Squat mobility sequence
Mobility is an important and often overlooked facet in all of our training.

The fact is compounded when we add something like a strength program to our normal training.

To maintain healthy joint function, progressively improve ranges of motion and help prevent injury in your squat program I recommend beginning your 5x5 Back Squat sessions with the following mobility circuit.

Squat mobility circuit:
A. Standing hip circles, x5 each direction, each leg
B. 90/90 hip rotations, x10
C. Knee pushes, x10-20 each leg
D. Squatting, thoracic rotations, x5 each side
E. Duck walk, x48ft

This circuit will only take you 10 minutes.

It will dramatically increase your takeaway from the squat program.

Do it. Do it now! :-)



Related:
5x5 Back Squat Program
Barbell Club is back!
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Beginning this Thursday we will meet each week at 6:00am and 5:30pm on Thursdays to develop your technique in the snatch and the clean & jerk. Whether you are completely new to Olympic weightlifting or have prior experience, these classes will absolutely improve your ability and help increase your strength and power production. If you are free on Thursdays, this is where you want to be. ;-)

Classes will be coach-led and focus on one of the major lifts each session.

This class is FREE to all members and open to ALL LEVELS.
Consistency
The Arizona CrossFit Affiliate Competition is an exciting event. It fires me up that we have 20 Free Rangers signed up for 2016!

Competition has always been an integral part of CrossFit. The beauty of a competition is that it becomes the proving grounds for our fitness. A specific time and place to test what we have been training. And, if we go into the event with the right mindset, we will learn a lot about ourselves and where we can further improve our game.



In an effort to help us get the most of this competition, I would like to explore three training concepts with you. Consistency, intensity and training weaknesses.

I recently listened to an excellent podcast during my weekly gym-scrub-down-cleaning-day. In the discussion, they shared an insight that struck a chord with me. People tend to overestimate what they can do in a day and underestimate what they can do in a year. I believe one way to restore an appreciation for what can be done in a year is focusing on consistency.

In our training, consistency is the sum total of hundreds of little decisions we make each day. These simple actions add up to something substantial in our training months later. Our warm-up, mobility, and movement mechanics are key contributors here. Extending our elbows on every push press rep. Focusing on the quality of each of our "tea cups." Trusting in a progression for developing a skill. These quality decisions help build performance and, more important perhaps, they become habits. As the saying goes: "How you do anything is how you do everything."

Let this event challenge us to look at how we spend your time and effort in (and outside) the gym. We have three months until the event. What positive, consistent habits can we build (or refine) by then?

We'll chat Intensity and Weaknesses later this week!
5 years of Free Range
1500+ WODs. Countless PRs. An incredible community.

There is a lot you can say about CrossFit. It is a workout, a community, a lifestyle, a sport. Above all else, though, it represents a philosophy centered around a daily challenge to step outside your comfort zone. This is no easy task. The kind of character and camaraderie that this forges is something special. I feel very lucky to have had the opportunity to share this daily challenge with so many of you over the years. It's amazing to watch the transformations - large and subtle - take place every day. Thank you for helping me grow as an individual and a coach, and for walking this path with me!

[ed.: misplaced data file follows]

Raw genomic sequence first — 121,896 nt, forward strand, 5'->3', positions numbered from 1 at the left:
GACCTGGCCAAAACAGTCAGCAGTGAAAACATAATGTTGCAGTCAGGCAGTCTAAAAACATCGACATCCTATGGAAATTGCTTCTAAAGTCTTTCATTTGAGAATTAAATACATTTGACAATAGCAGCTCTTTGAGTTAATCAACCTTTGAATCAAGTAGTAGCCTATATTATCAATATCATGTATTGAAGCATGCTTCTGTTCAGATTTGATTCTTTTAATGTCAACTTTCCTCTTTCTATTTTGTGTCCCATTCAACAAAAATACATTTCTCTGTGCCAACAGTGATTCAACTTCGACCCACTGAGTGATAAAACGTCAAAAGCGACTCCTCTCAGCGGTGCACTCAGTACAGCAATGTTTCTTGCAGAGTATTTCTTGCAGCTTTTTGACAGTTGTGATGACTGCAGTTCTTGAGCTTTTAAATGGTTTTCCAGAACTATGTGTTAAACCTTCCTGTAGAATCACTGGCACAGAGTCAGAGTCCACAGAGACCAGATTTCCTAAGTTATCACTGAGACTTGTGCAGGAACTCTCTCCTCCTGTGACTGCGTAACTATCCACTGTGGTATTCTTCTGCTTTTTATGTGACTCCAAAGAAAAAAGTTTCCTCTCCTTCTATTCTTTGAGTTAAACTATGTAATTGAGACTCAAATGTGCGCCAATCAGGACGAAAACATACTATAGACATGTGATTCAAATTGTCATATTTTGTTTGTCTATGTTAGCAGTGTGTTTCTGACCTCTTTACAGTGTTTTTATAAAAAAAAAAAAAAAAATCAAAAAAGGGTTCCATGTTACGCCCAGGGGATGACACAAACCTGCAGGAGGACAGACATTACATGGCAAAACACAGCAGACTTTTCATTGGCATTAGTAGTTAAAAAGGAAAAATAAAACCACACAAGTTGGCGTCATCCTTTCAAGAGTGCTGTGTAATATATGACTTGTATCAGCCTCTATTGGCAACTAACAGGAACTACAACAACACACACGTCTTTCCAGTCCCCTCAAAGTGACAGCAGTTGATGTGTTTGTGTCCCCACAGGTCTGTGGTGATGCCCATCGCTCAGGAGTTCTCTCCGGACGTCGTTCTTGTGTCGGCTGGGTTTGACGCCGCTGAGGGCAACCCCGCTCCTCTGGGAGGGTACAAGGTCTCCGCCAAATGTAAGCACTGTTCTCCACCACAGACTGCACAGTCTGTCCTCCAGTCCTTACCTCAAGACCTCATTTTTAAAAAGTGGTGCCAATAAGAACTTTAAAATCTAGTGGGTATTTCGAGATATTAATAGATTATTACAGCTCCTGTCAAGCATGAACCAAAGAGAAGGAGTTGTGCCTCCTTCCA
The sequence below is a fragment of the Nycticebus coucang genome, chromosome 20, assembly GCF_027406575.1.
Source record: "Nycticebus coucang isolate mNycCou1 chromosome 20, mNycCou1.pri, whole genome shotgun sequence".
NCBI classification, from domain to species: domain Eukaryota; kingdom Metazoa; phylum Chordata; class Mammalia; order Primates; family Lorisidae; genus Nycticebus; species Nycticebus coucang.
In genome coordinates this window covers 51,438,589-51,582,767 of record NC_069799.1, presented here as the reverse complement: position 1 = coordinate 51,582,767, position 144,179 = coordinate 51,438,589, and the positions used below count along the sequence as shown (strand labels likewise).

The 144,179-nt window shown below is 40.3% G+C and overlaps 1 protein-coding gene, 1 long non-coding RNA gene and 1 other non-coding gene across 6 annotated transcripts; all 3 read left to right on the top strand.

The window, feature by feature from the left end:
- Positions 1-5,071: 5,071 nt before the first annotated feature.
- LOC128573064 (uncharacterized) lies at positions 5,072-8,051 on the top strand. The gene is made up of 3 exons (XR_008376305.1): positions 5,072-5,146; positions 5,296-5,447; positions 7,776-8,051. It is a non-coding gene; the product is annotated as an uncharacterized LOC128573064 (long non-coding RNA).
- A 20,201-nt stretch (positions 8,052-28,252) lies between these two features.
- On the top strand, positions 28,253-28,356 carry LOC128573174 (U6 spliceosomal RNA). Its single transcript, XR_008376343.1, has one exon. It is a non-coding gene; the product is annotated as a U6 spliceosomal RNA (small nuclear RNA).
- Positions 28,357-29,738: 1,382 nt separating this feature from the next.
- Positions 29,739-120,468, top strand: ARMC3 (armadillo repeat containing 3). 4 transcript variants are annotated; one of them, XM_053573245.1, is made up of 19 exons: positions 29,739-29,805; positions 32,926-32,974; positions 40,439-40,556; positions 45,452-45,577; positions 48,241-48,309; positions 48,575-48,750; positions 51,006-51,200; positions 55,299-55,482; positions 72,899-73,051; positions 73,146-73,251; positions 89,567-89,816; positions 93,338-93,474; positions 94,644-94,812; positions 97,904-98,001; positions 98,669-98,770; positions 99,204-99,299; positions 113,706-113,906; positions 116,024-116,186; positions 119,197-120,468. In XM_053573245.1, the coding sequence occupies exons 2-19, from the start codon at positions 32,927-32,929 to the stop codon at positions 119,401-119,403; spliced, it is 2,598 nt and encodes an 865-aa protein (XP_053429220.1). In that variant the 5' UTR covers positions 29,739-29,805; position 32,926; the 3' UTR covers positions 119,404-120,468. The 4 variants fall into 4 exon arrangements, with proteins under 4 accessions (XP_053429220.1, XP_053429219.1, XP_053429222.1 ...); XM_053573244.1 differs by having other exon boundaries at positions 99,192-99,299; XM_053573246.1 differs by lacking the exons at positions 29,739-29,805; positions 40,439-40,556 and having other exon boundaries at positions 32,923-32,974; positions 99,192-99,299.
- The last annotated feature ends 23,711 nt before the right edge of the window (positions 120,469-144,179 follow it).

Here's to many more challenges, Free Rangers. Happy 5 year anniversary!

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Structuring YOUR strength program
The goal with our Summer strength program is to introduce an individualized strength approach in our group classes. This means that everyone will have a slightly different prescription but that we are all working toward a similar goal: to make improvements in the fundamental strength metrics outlined in our band system.

To see how to structure YOUR strength program, use the instructions below.

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Lower body prescription:
1) If you haven't ever completed a full 5x5 squat program, begin with the Basic Strength Foundation lower body routines. This program is simple and INCREDIBLY effective at getting you stronger.

2) If you have completed a 5x5 program to completion, then the intermediate/advanced Summer program lower body routine is for you. Make sure you have a max for your back squat and deadlift and follow the 5/3/1 instructions.

Upper body prescription:
1) If you are working toward achieving the blue band pull-up and push-up standards, use the Basic Strength Foundation upper body routines.

2) If you have completed the blue band pull-up and push-up standards, use the intermediate upper body strength routines to develop your green band strict pull-up and strict ring dip metrics.

3) If you have strict pull-ups and ring dips, use the advanced upper body strength routines to develop your muscle up and strict handstand push ups.

I hope these instructions enable you to come in to class on Monday fired up and ready to make some serious strength improvements!
Summer ’16 strength program
Beginning June 6th we are incorporating a structured strength element to our daily WODs - dubbed the Summer '16 strength program. This program challenges beginner, intermediate & advanced athletes alike through its relative approach.